Thus, between 1929 and 1934, US imports were reduced by just $944 million while exports were reduced by $1,557 million and so the US economy lost hundreds of millions of dollars and more importantly tens of thousands of jobs due to US protectionism. Moreover, today due to the high growth rate of countries like India and China, the rest of the world counts for a significantly greater proportion of global economic growth than they did in the 1930s. As such, US protectionism would probably harm the US even more in the current environment because American companies would be locked out of the rapidly growing Asian economies while Asian and European companies would probably benefit from the vacuum created by the absence of American companies.
Daniel W. Drezner in his thought-provoking article titled “The Outsourcing Bogeyman” (Foreign Affairs, May/June 2004) provides two excellent examples on how US protectionism has already caused US job losses.
Consider the example of candy-cane manufacturers: despite the fact that 90 percent of the world's candy canes are consumed in the United States, manufacturers have sent much of their production south of the border in the past five years. The attraction of moving abroad, however, has little to do with low wages and much to do with protectionism. U.S. quotas on sugar imports have, in recent years, caused the domestic price of sugar to become 350 percent higher than world market prices. As candy makers have relocated production to countries where sugar is cheaper, between 7,500 and 10,000 workers in the Midwest have lost their jobs -- victims not of outsourcing but of the kind of protectionism called for by outsourcing's critics.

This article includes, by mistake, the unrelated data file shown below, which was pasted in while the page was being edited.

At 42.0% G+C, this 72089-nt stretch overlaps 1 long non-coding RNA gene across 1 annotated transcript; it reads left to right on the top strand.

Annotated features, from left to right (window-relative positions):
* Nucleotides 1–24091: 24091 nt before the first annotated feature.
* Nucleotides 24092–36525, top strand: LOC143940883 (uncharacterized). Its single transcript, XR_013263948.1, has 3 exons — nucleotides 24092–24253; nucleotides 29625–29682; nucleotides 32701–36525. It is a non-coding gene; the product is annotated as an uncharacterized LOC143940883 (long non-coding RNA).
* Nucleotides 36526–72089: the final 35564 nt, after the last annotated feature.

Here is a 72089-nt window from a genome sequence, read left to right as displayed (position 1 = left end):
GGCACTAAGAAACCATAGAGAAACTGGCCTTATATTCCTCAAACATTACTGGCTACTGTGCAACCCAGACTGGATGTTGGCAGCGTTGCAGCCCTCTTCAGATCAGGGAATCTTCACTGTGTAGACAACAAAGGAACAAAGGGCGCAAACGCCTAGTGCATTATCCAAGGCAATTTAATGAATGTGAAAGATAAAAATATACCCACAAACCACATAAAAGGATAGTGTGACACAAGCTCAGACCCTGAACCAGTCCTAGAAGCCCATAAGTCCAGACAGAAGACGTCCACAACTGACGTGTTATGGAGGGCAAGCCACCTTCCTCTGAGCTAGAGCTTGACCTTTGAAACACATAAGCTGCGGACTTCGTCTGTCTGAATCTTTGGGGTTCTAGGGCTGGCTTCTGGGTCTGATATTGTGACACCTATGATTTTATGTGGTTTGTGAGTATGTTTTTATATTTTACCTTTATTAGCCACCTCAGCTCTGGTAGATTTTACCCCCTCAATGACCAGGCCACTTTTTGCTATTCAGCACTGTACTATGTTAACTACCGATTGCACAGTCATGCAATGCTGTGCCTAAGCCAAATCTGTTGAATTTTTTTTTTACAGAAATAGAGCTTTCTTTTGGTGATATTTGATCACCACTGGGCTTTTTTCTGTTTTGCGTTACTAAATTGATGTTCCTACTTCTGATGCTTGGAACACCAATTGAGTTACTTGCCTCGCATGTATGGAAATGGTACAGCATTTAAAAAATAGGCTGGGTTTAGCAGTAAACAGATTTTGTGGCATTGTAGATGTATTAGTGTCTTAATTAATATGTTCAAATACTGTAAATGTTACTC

A similar story can be told of the steel tariffs that the Bush administration foolishly imposed from March 2002 until December 2003 (when a ruling by the World Trade Organization prompted their cancellation). The tariffs were allegedly meant to protect steelworkers. But in the United States, steel users employ roughly 40 times more people than do steel producers. Thus, according to estimates by the Institute for International Economics, between 45,000 and 75,000 jobs were lost because higher steel prices made U.S. steel-using industries less competitive.
Proponents of American protectionism should keep such recent misadventures in mind while pushing for higher tariffs.
US protectionism impacts more than just the economy. The previously quoted US Department of State article goes on to say: “More generally, Smoot-Hawley did nothing to foster trust and cooperation among nations in either the political or economic realm during a perilous era in international relations.” Does this sound eerily applicable in the current international relations context? George Santayana wrote: 'Those who cannot remember the past are condemned to repeat it.' Unfortunately, the cost of repeating this past mistake could be greater than the anti-globalization brigade can even imagine.